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Version 4.0 of the Open Web Application Security Project (OWASP) Application Security Verification Standard (ASVS) introduces many significant changes, including streamlining and restructuring the security verification levels. In this post, I’ll quickly cover what’s new and different in the ASVS 4.0 as it regards to the levels specifically.
First of all, Level 0 has been eliminated. Level 1 is now the base testing level and covers the minimum controls for best-practice application security. Level 1 also now focuses even more on addressing the OWASP Top 10 vulnerabilities, which in previous versions were mostly covered by levels 0A (automated tool scan only) and 0B (basic penetration testing).
It is now possible to cover Level 1 almost completely with a black box penetration test, without needing to access the application’s documentation or source code and without interviewing developers. However, the new ASVS strongly states in its Preface that Level 1 is only sufficient to protect against opportunistic attacks:
Over the last 30+ years, black box testing has proven over and over again to miss critical security issues that led directly to ever more massive breaches. We strongly encourage the use of a wide range of security assurance and verification, including replacing penetration tests with source code led (hybrid) penetration tests at Level 1, with full access to developers and documentation throughout the development process.
For threat models that include targeted attacks or more sophisticated attackers, OWASP strongly recommends adopting Level 2 controls. Level 2 is now “the recommended level for most apps” or for any apps that “contain sensitive data.” In short, Level 2 is where the risk-based, best-practice methodology really begins with ASVS 4.0.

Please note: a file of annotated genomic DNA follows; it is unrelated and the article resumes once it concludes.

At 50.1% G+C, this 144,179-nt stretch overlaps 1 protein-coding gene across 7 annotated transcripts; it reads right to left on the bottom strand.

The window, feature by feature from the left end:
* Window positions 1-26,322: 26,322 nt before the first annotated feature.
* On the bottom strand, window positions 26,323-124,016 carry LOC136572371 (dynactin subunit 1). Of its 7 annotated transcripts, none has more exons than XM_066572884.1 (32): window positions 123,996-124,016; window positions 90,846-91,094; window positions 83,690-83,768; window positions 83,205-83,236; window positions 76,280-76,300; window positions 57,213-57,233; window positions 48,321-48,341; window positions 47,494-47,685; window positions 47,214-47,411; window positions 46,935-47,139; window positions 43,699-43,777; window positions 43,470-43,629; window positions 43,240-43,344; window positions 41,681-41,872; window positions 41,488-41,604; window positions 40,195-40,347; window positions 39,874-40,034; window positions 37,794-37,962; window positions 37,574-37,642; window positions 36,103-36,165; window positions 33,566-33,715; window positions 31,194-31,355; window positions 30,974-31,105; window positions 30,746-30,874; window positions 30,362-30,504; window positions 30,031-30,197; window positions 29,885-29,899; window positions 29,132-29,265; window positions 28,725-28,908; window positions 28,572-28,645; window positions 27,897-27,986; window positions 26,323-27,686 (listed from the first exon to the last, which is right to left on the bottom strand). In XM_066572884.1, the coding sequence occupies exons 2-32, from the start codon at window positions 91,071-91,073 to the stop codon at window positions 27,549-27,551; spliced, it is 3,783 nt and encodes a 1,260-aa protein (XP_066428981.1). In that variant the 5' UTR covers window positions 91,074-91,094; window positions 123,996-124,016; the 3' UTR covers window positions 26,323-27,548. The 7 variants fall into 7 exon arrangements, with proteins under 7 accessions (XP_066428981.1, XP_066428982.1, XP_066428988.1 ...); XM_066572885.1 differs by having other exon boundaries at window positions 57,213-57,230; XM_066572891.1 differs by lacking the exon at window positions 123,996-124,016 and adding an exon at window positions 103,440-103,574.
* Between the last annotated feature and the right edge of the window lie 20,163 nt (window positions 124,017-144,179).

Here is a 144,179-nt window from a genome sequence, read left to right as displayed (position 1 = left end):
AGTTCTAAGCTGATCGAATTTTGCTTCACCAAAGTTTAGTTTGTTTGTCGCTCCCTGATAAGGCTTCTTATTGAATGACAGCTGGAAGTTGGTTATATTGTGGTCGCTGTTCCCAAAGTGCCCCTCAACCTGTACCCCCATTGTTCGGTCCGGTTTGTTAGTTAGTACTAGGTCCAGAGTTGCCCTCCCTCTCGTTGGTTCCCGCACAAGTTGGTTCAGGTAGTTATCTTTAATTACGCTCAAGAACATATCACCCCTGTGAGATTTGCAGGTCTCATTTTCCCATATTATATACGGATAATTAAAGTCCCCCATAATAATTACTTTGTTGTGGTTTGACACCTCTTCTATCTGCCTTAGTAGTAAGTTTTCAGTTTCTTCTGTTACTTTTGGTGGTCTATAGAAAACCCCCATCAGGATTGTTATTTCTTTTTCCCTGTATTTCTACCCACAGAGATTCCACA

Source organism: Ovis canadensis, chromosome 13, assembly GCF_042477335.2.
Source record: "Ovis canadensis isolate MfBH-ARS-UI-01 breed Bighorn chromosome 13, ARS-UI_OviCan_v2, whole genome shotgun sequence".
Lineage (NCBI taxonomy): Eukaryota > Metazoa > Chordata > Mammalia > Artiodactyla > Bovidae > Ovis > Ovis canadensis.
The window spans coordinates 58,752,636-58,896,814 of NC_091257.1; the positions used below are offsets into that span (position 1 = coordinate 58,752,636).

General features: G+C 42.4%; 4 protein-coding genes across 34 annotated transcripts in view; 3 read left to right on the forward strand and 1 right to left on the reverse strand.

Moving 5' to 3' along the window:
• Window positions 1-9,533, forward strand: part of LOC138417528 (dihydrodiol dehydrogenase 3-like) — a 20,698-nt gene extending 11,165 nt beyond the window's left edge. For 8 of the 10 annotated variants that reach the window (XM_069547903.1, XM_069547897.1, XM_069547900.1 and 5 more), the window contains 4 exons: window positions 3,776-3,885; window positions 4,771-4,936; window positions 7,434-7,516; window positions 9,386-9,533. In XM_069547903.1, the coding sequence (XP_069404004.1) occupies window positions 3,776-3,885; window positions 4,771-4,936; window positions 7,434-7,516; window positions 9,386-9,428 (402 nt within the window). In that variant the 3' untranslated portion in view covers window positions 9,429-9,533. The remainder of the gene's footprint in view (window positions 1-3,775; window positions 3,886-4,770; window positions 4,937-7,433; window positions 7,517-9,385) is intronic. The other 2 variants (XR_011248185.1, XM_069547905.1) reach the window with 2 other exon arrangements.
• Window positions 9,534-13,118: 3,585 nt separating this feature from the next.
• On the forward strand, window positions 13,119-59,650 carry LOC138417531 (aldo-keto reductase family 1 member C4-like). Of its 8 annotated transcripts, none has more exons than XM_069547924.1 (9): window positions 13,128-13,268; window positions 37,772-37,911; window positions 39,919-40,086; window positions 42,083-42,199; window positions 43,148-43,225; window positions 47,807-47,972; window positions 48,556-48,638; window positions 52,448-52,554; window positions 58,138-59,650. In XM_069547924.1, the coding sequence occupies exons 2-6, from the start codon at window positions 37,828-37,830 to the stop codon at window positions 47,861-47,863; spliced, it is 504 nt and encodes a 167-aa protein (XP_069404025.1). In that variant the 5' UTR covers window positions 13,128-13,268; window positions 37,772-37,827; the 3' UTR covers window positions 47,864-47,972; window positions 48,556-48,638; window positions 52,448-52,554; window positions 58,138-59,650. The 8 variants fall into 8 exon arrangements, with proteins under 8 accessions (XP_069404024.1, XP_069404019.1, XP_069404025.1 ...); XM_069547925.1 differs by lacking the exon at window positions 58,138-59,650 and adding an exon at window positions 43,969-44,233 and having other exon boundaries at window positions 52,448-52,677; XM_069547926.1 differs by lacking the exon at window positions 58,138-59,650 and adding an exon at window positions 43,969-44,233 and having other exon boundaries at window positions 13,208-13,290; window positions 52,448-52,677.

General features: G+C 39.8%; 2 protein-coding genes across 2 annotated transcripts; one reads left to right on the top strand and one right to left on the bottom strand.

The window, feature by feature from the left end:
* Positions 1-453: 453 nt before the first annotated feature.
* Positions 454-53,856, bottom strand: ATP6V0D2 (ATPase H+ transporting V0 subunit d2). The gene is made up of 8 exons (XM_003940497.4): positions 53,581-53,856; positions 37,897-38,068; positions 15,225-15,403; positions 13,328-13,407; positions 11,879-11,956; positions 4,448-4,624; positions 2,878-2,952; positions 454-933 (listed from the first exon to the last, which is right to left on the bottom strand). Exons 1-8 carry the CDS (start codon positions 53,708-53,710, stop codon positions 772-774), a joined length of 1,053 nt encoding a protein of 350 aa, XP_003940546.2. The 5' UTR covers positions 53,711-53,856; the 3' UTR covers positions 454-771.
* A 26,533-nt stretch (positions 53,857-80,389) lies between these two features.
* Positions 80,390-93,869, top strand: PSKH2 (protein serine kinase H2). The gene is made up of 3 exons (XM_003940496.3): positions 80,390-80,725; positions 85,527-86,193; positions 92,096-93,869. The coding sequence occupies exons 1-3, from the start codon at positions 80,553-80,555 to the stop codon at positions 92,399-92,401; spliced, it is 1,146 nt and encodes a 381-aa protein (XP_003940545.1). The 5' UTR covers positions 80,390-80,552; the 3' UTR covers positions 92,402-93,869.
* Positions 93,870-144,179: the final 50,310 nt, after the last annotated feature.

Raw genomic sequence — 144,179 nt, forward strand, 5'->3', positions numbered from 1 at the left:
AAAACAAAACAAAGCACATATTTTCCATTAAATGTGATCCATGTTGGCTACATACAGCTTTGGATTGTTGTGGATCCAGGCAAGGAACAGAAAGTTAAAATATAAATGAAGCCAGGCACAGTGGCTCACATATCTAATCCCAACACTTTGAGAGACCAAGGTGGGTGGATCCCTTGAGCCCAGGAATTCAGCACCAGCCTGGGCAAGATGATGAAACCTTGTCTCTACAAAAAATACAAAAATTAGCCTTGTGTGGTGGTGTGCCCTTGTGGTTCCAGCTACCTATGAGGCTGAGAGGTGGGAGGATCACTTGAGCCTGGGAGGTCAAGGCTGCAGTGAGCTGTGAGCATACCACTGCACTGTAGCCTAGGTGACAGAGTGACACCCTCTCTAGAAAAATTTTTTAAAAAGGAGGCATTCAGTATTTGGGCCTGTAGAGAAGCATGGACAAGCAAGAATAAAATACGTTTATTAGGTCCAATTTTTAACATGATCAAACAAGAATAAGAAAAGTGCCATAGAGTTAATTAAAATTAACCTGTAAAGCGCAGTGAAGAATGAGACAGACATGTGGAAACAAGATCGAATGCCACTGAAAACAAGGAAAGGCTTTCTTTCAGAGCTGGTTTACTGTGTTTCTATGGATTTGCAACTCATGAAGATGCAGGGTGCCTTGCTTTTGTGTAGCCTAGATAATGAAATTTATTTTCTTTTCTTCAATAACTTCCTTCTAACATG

With these changes the ASVS is moving decisively away from retroactively probing for vulnerabilities and underscoring the need to proactively address security within the development process. Even at Level 1, the ASVS provides significantly more validation as to the security of the application than does the OWASP Top 10 vulnerabilities.
“Level 2 controls are designed to thwart targeted, determined attacks…”
Leveraging the Top 10 remains good practice, but this doesn’t help developers create a secure application. Further, even addressing the current Top 10 vulnerabilities can leave an application very far from secure.
The ASVS 4.0 states: An application achieves ASVS Level 1 if it adequately defends against application security vulnerabilities that are easy to discover and included in the OWASP Top 10 and other similar checklists. Level 1 is the bare minimum that all applications should strive for.
If your organization is interested in “testing the waters” with the ASVS, Level 1 is still a great starting point. It can be cost-effectively leveraged and offers more protection and security insight than the OWASP Top 10 alone.
But to go beyond “the bare minimum” in terms of validation, you need to move to ASVS Level 2. The standard states: “An application achieves ASVS Level 2 (or Standard) if it adequately defends against most of the risks associated with software today.”
Level 2 controls are designed to thwart targeted, determined attacks—the kind that would almost certainly be mounted against any application that processes higher-value data like personally identifiable information (PII), healthcare records or financial data.
If you need to secure a critical application whose failure could jeopardize operations or even human life, as in prior ASVS versions you need to move to Level 3.